QUESTION: The Satan wanted to know where the Torah had gone. Hash-m told him to ask Moshe. When the Satan asked Moshe for the whereabouts of the Torah that Hash-m had given to him, Moshe responded that he did not have the Torah. Hash-m said to Moshe, "Are you a liar?" Moshe replied, "The [Torah, which is the] beloved hidden treasure in which You take pleasure every day -- how can I be so audacious to keep it for myself?"
What exactly occurred in this interaction? What did Moshe Rabeinu answer to the Satan's inquiry, and how did he defend himself when Hash-m asked him if he was lying?
(a) The MAHARSHA says that the discussion revolved around Sodos ha'Torah, the deep secrets of the Torah. The Satan asked Moshe Rabeinu how he could keep the Torah, when he is a mere human who has a limited capacity for understanding and cannot fully comprehend the Torah. Moshe Rabeinu replied that the Satan is correct, for he, Moshe, understands only the revealed parts of Torah (Niglah) and not the hidden parts (Nistar). Hash-m then asked Moshe, "Are you lying? You also know the hidden parts of Torah!" Moshe replied than were it for his own ability, he would never have been able to understand the hidden parts of Torah; it is only because Hash-m spread his presence upon Moshe that he understood it.
(b) The Gemara in Nedarim (38a) says that Hash-m gave the ability to elucidate the Torah (Pilpul ha'Torah) to Moshe Rabeinu and his descendants, but in his generosity Moshe Rabeinu shared it with all of the Jewish people (see "Torah from the Internet," Parshas Ki Tisa). This is the subject of the discussion recorded here in the Gemara. The Satan wanted to take back the Torah by taking away the Neshamah of Moshe Rabeinu, thereby removing any trace of the Torah from this world. Moshe Rabeinu said that it was no longer in his hands (because he had given it to all of the Jewish people). When Moshe said to Hash-m, "Who am I to keep the Torah to myself," it was true that it was given to him, but he in turn gave it to the Jewish people. That is why Hash-m said that the Torah will be called by the name of Moshe -- because it was Moshe's decision to share the Torah with the Jewish people. (M. KORNFELD)


The Gemara relates that Yitzchak Avinu defended the Jewish people when Hash-m wanted to punish them for their sins. Yitzchak Avinu argued that a man's life span is seventy years. For twenty of those years, man is not liable to heavenly punishment (because one is not liable until he reaches the age of twenty). Of the remaining years, half are nighttime, which leaves twenty-five years, of which half are spent in prayer, eating, and taking care of one's needs. Yitzchak Avinu said, "Either You forgive them for those remaining twelve and a half years of sin, or I will take half and You take half!"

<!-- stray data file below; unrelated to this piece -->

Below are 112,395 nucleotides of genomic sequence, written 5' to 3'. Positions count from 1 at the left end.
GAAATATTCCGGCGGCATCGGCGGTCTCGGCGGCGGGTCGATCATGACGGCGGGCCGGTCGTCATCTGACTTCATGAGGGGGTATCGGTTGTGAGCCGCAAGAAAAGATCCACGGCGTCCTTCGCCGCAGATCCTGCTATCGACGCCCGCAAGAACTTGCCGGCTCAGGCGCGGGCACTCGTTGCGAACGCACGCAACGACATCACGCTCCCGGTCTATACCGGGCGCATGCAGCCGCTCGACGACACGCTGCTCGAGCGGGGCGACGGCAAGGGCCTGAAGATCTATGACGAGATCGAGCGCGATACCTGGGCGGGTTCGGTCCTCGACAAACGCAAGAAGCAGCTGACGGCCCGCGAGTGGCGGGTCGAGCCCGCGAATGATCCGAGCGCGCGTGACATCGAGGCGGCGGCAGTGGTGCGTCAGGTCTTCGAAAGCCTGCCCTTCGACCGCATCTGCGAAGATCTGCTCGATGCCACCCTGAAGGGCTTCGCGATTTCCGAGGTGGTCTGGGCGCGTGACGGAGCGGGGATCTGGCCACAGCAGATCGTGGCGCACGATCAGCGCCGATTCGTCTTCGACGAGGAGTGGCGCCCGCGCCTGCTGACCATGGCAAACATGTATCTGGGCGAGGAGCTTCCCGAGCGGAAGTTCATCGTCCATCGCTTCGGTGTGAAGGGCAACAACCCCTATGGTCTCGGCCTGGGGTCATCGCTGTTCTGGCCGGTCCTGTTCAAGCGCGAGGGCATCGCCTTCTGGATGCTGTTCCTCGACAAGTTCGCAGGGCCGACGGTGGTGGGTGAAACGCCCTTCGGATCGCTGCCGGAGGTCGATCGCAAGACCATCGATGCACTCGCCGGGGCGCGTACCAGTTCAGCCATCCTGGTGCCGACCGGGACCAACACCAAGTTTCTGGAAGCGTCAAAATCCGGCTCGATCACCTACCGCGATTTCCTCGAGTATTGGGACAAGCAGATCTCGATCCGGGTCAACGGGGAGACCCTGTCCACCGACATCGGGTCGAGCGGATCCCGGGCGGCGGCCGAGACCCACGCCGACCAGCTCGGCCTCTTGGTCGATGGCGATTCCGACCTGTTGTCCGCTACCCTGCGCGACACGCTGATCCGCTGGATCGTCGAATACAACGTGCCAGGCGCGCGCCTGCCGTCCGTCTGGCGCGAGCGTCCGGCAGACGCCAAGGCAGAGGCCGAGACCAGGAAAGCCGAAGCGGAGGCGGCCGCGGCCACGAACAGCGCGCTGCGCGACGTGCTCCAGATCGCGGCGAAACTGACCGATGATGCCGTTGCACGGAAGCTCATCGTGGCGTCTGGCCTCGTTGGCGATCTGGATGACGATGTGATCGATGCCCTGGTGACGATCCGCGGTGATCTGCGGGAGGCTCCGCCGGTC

The KOCHVEI OR in the name of RAV YISRAEL SALANTER explains the Gemara here as follows. The Gemara in Berachos (17a) says that there are two things that prevent the Jewish people from doing the will of Hash-m -- the subjugation of the nations ("Shi'abud Malchus") and the Yetzer ha'Ra ("Se'or sheb'Isah"). When the Gemara says that Yitzchak Avinu suggested to take half of the responsibility for the sins of the Jews and let Hash-m take the other half, it means that Yitzchak Avinu was willing to accept responsibility for the sins of the Jews that were due to the Shi'abud Malchus, one of the two things that cause them to sin. When Yitzchak blessed Esav, he gave the descendants of Esav the power to rule over the Jewish people. Hash-m, however, is responsible for the other element that causes the Jews to sin -- the Yetzer ha'Ra (as the Gemara says in Berachos 32a), and therefore He should take responsibility for the other half of their sins.
QUESTION: The Gemara says that a person under the age of twenty is exempt from punishments b'Yedei Shamayim. This implies that a person under the age of twenty cannot be punished with Kares. However, there are other Gemaros that imply that a person is liable before the age of twenty (see, for example, Pesachim 93a)! In addition, if a person under the age of twenty is exempt from Kares, then he should also be exempt from the obligation to bring a Korban Chatas for an inadvertent transgression. Why does no one mention that he is exempt from a Korban Chatas?
ANSWER: The CHACHAM ZVI (#49) gives four explanations for the Gemara's statement here.
(a) The Gemara is Agadic in nature, and we cannot apply a teaching of Agadah to Halachah. Therefore, a person is Chayav to bring a Korban Chatas, even though he is under the age of twenty and is not Chayav Kares for a willful transgression.
(b) A person under the age of twenty is sometimes punished by Shamayim. The Gemara here means that sometimes he is not punished. In contrast, a person above the age of twenty is always punished by Shamayim.
(c) It could be that a person under twenty is punished for his sins in Olam ha'Ba, but not in this world. This is in contrast to a person under the age of thirteen, who is not punished for his sins even in Olam ha'Ba.
(d) A person under twenty is punished, but only if he does not do Teshuvah upon reaching the age of twenty. A child under the age of thirteen is not punished, even if he does not do Teshuvah (see REMA OC 343).